Bullet Journal: Planner, Diary, Sketchbook, Whatever!

The+Bullet+Journal%2C+as+designed+by+Ryder+Carroll.
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Bullet Journal: Planner, Diary, Sketchbook, Whatever!

The Bullet Journal, as designed by Ryder Carroll.

The Bullet Journal, as designed by Ryder Carroll.

ProJos

The Bullet Journal, as designed by Ryder Carroll.

ProJos

ProJos

The Bullet Journal, as designed by Ryder Carroll.

Kathleen Toblesky, Photojournalist

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Getting through school and daily tasks can be a handful. Planners and to-do lists simply aren’t enough to manage the day anymore. Planners don’t fit all your needs, to-do lists get out of hand, sticky notes get lost, and calendars are just forgotten. But what if there was an easier way? Something that combines them and caters to all your needs?

 

Well, that’s just what the Bullet Journal system was made for. Bullet journaling is a fully customizable, self-made journal that can be used to plan events, set up projects, write to-dos, or just get your thoughts out on paper! The creator of the system, Ryder Carroll, originally designed it to be compatible with his ADHD and ever-changing and busy schedule. It’s a great way for students to manage their time as well!

 

It operates on one simple concept: versatility. It is completely customizable to the user. If you want to stop your daily logging to do a doodle, then that’s okay! It doesn’t matter because you make it as you go.

 

But… how do you make it?

 

First and foremost, you need a notebook. Any notebook will work! It can be lined, squared (graph paper), dotted, or blank. Carroll has partnered with the notebook company, Leuchtturm, for his own ink proof, dotted notebook, but even a composition or spiral notebook will work. Once you’ve chosen your notebook, you will need at least one pen. Additional pens can be used for decorating or color coding as desired.

 

Ready? Great! Next, you’re going to set up your Future Log! This is a space to write down big events or anything that needs to be done in upcoming months. To set this up, simply take two spreads and split each page into three equal parts, leaving you with a total of twelve spaces for each of the months. This can be done vertically or horizontally depending on your preference.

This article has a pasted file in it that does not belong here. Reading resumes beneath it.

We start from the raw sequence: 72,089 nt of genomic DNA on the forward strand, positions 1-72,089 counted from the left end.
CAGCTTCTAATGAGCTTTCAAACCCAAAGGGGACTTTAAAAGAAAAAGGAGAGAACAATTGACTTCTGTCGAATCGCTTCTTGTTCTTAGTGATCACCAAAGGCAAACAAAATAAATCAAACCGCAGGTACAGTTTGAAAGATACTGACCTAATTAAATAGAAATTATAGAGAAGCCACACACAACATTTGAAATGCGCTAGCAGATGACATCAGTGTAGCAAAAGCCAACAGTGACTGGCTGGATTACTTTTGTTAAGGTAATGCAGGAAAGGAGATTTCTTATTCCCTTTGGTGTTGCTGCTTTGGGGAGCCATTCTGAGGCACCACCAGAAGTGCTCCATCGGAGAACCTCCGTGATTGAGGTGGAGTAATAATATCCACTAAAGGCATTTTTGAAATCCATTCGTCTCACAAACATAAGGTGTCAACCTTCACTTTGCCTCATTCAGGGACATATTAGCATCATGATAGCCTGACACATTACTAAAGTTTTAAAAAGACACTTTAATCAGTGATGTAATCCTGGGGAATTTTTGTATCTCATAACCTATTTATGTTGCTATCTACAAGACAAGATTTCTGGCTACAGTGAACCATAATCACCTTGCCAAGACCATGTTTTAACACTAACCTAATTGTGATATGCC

After that, you have your monthly log. This can be done in multiple ways, however, Carroll designed a method that doesn’t involve calendars: a line for each day of the month on a single page. This is done so you only write your priorities and don’t overfill your day. However, if this layout isn’t for you, a calendar layout will work just fine. Just find what works well and suits your needs. If you need a more visual layout, go with the calendar, but if you focus more on the events themselves, then go with the number list.

 

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This system is great for students because it can be molded to attend to all the overwhelming tasks that they have each day. No test day goes unforgotten, no homework lost in the overflowing folders, and no study schedule given up on. Each day can be planned to a T with no worry of anything going awry.

 

While it can be daunting to see bullet journals full of color and creative layouts, do not be discouraged! Being fancy is not necessary and is even recommended against when first starting to bullet journal. Its purpose is to be helpful, not pretty. However, if you want to spice up your layouts and you come to understand the process, feel free to have fun with it and explore!

 

To check out Carroll’s website and personal tips, go to //bulletjournal.com/.

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